I also generated lists of the top-25 over and under performing season from 2002-2004. And what happened to them?

Of the top 25 over performers, 20 players had lower OPS in the following season.

Of the top 25 under performers, 21 improved their OPS in the following season.

The article also lists the top-25 over and under performers for 2005. What happened to those players in 2006?

Of the over performers, 12 players declined, 7 improved, and 6 did not deviate more than 20 OPS-points from the previous season. Of the under performers, 11 players improved, 7 declined, 3 had no change, and 5 didn’t garner serious playing time. It’s not an air-tight projection system, but there seems to be some information there.

PrOPS is not a stand-alone projection tool. You should not look only at a player’s PrOPS and assume it’s exactly what the player should be doing. When I look at it, I also consider the player’s recent hitting history, injuries, aging, and all that other stuff we sometimes use to evaluate hitters. But when I see a player have a career year, and his PrOPS don’t show it, I start to get suspicious.

If you’re curious about the over/under performers of 2006, see The Hardball Times.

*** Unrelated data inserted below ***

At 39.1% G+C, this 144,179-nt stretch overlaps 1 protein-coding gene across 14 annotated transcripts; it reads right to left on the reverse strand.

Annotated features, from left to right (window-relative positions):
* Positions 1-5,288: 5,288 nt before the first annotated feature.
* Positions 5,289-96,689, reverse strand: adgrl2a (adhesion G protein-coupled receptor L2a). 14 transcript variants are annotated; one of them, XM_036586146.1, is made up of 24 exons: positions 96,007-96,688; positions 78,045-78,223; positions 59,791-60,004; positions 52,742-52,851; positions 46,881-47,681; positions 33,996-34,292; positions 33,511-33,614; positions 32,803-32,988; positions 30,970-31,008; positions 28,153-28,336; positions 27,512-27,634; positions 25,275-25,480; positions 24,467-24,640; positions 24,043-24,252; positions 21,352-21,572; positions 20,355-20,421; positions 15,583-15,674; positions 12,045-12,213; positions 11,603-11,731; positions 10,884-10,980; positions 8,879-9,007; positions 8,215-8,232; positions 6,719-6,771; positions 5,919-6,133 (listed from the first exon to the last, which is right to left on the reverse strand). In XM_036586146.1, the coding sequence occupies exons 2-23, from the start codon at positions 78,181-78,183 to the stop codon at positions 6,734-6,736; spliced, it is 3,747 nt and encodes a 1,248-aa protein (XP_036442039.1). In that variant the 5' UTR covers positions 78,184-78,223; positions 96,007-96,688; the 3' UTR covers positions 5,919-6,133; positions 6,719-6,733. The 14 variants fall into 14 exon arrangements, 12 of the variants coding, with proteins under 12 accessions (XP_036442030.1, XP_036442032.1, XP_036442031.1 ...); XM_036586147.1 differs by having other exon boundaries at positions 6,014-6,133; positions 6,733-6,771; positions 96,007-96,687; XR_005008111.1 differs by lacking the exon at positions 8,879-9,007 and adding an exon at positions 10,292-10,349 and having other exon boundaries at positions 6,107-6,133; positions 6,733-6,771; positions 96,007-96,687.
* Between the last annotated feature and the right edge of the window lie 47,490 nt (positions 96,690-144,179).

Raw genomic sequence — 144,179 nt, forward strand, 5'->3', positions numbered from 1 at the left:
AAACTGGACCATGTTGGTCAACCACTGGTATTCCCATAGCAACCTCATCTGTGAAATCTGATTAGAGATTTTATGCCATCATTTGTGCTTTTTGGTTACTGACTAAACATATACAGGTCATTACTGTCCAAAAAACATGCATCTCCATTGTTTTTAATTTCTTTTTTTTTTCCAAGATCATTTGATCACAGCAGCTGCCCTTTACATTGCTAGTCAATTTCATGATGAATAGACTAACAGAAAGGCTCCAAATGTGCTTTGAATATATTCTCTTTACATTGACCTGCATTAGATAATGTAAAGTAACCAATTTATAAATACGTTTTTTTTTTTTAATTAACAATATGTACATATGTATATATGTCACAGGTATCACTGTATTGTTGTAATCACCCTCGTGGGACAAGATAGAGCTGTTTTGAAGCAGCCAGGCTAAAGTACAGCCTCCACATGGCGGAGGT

NL over performers
NL under performers
AL over performers
AL under performers

Random Thoughts

— An explanation for McGwire hate:

If you ask a random sample of friends how they became friends, they will probably tell you that they like a lot of the same things and, perhaps more important, that they like the same people. So they may. But one of the surest routes to friendship is disliking the same things about other people, according to Jennifer Bosson and three colleagues, who published “Interpersonal Chemistry Through Negativity: Bonding by Sharing Negative Attitudes About Others” this past June in the journal Personal Relationships.

— David Pinto of Baseball Musings has now posted defensive charts of his Probabilistic Model of Range for all players. Very nice!

— Sean Forman has somehow found a way to make Baseball-Reference better. Pages now include box scores, gamelogs, and splits. And there is much more on the way. Unbelievable.

Vernon Wells needs to hurry up and sign the Blue Jays contract offer of $126 million over 7 years. My most optimistic projection (assuming no decline in play from 2006) has him at $107 over 7 years. Wells’s PrOPS for the past three seasons have been .825, .835, and .867.

The money the Red Sox are paying for Daisuke Matsuzaka ($103 million) is right in line with what I project Barry Zito to get, 6 years, $100 million.